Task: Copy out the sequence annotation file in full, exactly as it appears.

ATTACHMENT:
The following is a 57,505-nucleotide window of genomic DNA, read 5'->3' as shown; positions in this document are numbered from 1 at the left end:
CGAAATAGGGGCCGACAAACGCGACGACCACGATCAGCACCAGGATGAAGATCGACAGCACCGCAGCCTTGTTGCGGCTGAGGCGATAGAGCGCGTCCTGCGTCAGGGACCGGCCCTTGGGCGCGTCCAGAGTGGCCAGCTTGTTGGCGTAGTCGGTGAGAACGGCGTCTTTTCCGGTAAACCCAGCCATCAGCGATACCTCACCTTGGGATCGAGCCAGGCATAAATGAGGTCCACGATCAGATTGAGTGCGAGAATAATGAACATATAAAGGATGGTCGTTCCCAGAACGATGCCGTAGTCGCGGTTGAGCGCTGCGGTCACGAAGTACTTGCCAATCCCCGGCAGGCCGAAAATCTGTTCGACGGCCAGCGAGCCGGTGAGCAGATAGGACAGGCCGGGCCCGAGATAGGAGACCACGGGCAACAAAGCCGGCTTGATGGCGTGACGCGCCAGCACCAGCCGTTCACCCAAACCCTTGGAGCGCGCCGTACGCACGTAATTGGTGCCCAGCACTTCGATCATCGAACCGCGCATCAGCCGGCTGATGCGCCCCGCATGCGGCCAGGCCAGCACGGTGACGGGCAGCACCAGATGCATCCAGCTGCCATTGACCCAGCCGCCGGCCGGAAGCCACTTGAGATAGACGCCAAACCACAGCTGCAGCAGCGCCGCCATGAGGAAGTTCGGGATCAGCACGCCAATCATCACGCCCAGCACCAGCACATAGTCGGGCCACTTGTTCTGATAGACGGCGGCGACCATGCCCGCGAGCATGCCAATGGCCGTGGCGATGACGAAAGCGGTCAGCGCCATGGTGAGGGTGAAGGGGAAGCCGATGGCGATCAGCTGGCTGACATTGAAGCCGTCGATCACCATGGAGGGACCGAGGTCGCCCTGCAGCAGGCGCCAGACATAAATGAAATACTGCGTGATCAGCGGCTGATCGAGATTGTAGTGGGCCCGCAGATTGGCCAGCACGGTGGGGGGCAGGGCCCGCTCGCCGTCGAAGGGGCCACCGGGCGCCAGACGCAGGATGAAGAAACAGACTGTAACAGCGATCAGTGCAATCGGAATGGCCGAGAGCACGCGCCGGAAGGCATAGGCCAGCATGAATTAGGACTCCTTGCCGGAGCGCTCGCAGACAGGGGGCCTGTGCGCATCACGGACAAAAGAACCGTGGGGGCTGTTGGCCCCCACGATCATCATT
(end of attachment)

The following is a 57,505-nucleotide window of genomic DNA, read 5'->3' as shown; positions in this document are numbered from 1 at the left end:
CGAAATAGGGGCCGACAAACGCGACGACCACGATCAGCACCAGGATGAAGATCGACAGCACCGCAGCCTTGTTGCGGCTGAGGCGATAGAGCGCGTCCTGCGTCAGGGACCGGCCCTTGGGCGCGTCCAGAGTGGCCAGCTTGTTGGCGTAGTCGGTGAGAACGGCGTCTTTTCCGGTAAACCCAGCCATCAGCGATACCTCACCTTGGGATCGAGCCAGGCATAAATGAGGTCCACGATCAGATTGAGTGCGAGAATAATGAACATATAAAGGATGGTCGTTCCCAGAACGATGCCGTAGTCGCGGTTGAGCGCTGCGGTCACGAAGTACTTGCCAATCCCCGGCAGGCCGAAAATCTGTTCGACGGCCAGCGAGCCGGTGAGCAGATAGGACAGGCCGGGCCCGAGATAGGAGACCACGGGCAACAAAGCCGGCTTGATGGCGTGACGCGCCAGCACCAGCCGTTCACCCAAACCCTTGGAGCGCGCCGTACGCACGTAATTGGTGCCCAGCACTTCGATCATCGAACCGCGCATCAGCCGGCTGATGCGCCCCGCATGCGGCCAGGCCAGCACGGTGACGGGCAGCACCAGATGCATCCAGCTGCCATTGACCCAGCCGCCGGCCGGAAGCCACTTGAGATAGACGCCAAACCACAGCTGCAGCAGCGCCGCCATGAGGAAGTTCGGGATCAGCACGCCAATCATCACGCCCAGCACCAGCACATAGTCGGGCCACTTGTTCTGATAGACGGCGGCGACCATGCCCGCGAGCATGCCAATGGCCGTGGCGATGACGAAAGCGGTCAGCGCCATGGTGAGGGTGAAGGGGAAGCCGATGGCGATCAGCTGGCTGACATTGAAGCCGTCGATCACCATGGAGGGACCGAGGTCGCCCTGCAGCAGGCGCCAGACATAAATGAAATACTGCGTGATCAGCGGCTGATCGAGATTGTAGTGGGCCCGCAGATTGGCCAGCACGGTGGGGGGCAGGGCCCGCTCGCCGTCGAAGGGGCCACCGGGCGCCAGACGCAGGATGAAGAAACAGACTGTAACAGCGATCAGTGCAATCGGAATGGCCGAGAGCACGCGCCGGAAGGCATAGGCCAGCATGAATTAGGACTCCTTGCCGGAGCGCTCGCAGACAGGGGGCCTGTGCGCATCACGGACAAAAGAACCGTGGGGGCTGTTGGCCCCCACGATCATCATT